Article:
Over the past thousand years, Bristol, as one of England’s most important ports, has been a magnet for migrants. From medieval Jews to 21st-century asylum seekers. This pioneering study examines the activities of the various ethnic groups who have settled in the city. Investigating how the survived economically, how they dealt with social dislocation and discrimination, and how they constructed identities for their communities, it offers insights into the wider history of the city and the nation.

Dr Dresser was one of those involved in the creation of the 1990s slavery exhibit along with several others. I think one of them might have been Dr Mark Horton of Bristol University and then Time Team fame. Dresser teaches 18th century history and the slave trade at UWE, and has published a book on how the city continued slaving after its formal abolition, Slavery Obscured. If the city is putting together a commission to produce a multicultural approach to the city’s history, then it almost certainly will contain her.

As for Craig’s statement ‘Thank you for the history lesson but we know what we’re doing’, apart from showing a certain tetchiness – she obviously doesn’t like being pulled up on her history by a member of the public – it remains to be seen if the council does know what it’s doing. They won’t be short of experts, with real insights into these issues from the city’s universities.

It’ll be very interesting to see.

 

 

 

 

 

 

 

 

 

African Resistance to the Ending of the Slave Trade

July 7, 2020

One of the most shocking aspects of the history of the slave trade is that its abolition was opposed by many African states. These were kingdoms like Dahomey that profited from the trade. As a rule, it wasn’t Europeans who conducted the slave raids. They were largely confined to merchant ghettos within the African towns and ports serving the trade. The actual warfare and slaving that brought them their human cargo was done by warlike African states. And despite being frequently cheated by European slave merchants – John Newton describes the various ruses used to do this in his 1788 Thoughts Upon the African Slave Trade – many African princes grew extremely rich on the profits of the trade. Duke Ephraim of Dahomey was raking in £300,000 per year, an income that exceeded that of many English dukes.

These states were extremely reluctant to give up such a lucrative trade, and resented British insistence that they now turn to more legitimate items, such as palm oil and the other products they believed would be far more useful for British industry after abolition. At the very least, they thought it was hypocritical for their former customers and co-partners in the slave trade to now demand they stop it and lecture them on their wickedness for not doing so. One west African kingdom was so incensed at British refusal to continue slaving that they attacked a British trading fort in order to force them to take it up again. And for a short period bloodshed actually increased. The slave states were faced with keeping large numbers of captives, whom they could no longer sale. As a result there was a series of massacres as they murdered the excess slaves. One of the most notorious was the murder of 300 such captives, which was debated in parliament in one of the many meetings of the Committee of Inquiry held to investigate the slave trade. Some believed that the mass murder was actually human sacrifice, but other witnesses testified that this was not the case. When one of those testifying before the Committee, Captain Denman, was asked if he was surprised or shocked by the massacre, he replied that he was because of the considerable advances this African people had made in the arts of civilization. This statement is itself remarkable as it shows that while Europeans viewed African civilization as inferior, many of those charged with actively ending the slave trade knew it existed and were impressed with Black Africans as cultured, civilized peoples.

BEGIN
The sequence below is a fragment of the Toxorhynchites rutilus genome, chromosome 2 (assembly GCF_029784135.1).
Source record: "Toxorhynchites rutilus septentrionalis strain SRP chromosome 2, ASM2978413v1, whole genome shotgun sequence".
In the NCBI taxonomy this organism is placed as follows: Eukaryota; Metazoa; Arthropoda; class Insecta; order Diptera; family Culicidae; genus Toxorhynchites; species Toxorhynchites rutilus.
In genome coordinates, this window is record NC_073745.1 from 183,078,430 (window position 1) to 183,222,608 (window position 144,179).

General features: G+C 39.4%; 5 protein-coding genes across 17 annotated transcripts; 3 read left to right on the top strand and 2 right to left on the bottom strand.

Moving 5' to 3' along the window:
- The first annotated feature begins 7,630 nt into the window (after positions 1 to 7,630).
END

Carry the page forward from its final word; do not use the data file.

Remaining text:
Colin McEvedy discusses these negative consequences of the ending of the slave trade in his The Penguin Atlas of African History (Harmondsworth: Penguin 1980) which I reviewed a few days ago. He writes

No one in Africa was going to say thank you for this [the ending of the slave trade]. Most West African states suffered a severe loss of revenue and, though the British granted some of them subsidies in compensation and, in the case of the principalities of the Niger delta, went to considerable trouble to encourage the production of palm oil as an alternative source of income, this was a period of relative impoverishment all along Africa’s Atlantic seaboard. Even the various categories of people who had supplied the slave trade with its raw material can’t be said to have benefited: criminals were once again handed over to the civil executioner and prisoners-of-war to the witch-doctor for sacrifice. This is the reason why the accounts of West African kingdoms in the nineteenth century are so blood-curdling: states like Dahomey that had built up a big slave-exporting capacity now had to consume a lot of unwanted human beings. Their ways of doing so provide a last bizarre flourish to what always had been a sad and sorry business. (p. 97).

This aspect of the slave trade also needs to be taught. Not to try to justify the trade, but to show that Africans were also actively involved in it and not mere victims. We need to remember this so that when the history of the slave trade is taught in schools, it isn’t presented as simply as evil White Europeans preying on noble Black Africans.

Grimes and Starkey Now Feeling Heat for Racist Comments in Slavery Video

July 3, 2020